The fat content in insects is an indication of the amount of energy reserves found in the insect body and has an inverse relationship with the length of the diapausing period . The fat content of E. delegorguei was higher than the values previously reported . These differences could be due to the different analytical and sensitivity of the methods used in the two studies. Our method was according to Randall technique (using hot solvent) while  used the Soxhlet technique (using cold solvent). Fats are essential in daily human diets as they increase the palatability of foods by absorbing and retaining their flavours . They are also vital in the structural and biological functioning of cells and help in the transport of nutritionally essential fat-soluble vitamins . The fat content of E. delegorguei therefore represents a good source of energy. This result is consistent with the results of  for E. delegorguei and for other edible insects .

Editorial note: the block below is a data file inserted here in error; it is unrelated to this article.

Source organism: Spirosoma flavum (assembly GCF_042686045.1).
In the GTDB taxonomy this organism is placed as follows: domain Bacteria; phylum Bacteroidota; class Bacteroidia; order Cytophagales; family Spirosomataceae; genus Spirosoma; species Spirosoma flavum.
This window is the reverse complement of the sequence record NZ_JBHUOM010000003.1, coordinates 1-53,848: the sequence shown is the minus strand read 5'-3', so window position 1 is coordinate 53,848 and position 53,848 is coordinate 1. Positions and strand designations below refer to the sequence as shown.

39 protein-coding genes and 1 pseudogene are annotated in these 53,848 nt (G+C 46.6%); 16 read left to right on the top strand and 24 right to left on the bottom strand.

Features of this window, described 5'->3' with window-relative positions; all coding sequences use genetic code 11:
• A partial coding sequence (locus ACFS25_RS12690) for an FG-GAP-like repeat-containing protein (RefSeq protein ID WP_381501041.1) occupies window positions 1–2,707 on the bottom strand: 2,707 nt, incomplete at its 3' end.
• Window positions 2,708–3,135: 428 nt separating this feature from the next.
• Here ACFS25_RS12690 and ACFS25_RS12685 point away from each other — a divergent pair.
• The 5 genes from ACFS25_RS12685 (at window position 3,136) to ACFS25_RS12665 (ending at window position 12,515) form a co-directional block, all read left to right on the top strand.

The organic matter of the E. delegorguei was very high (98.2% and 98.4%), which implies low ash content. The low ash content was also reported  for E. delegorguei, which is consistent with the results of this investigation. The low ash content of E. delegorguei implies low mineral content. This was confirmed by low contents of the various minerals analysed. However, E. delegorguei will supply appreciable quantities of phosphorus. The mineral content obtained in this study was lower than that reported . Mineral content in organisms vary depending on the location and type of feed consumed by the organism. The fibre content of insects is mainly influenced by the insect exoskeleton and structure mainly chitin. The fibre content of the E. delegorguei was moderate. The consumption of fibre helps in digestion of foods by enhancing peristaltic movements of the digestive system as well as providing bulk to food and therefore gives a sense of satiety even when small amount of food is eaten .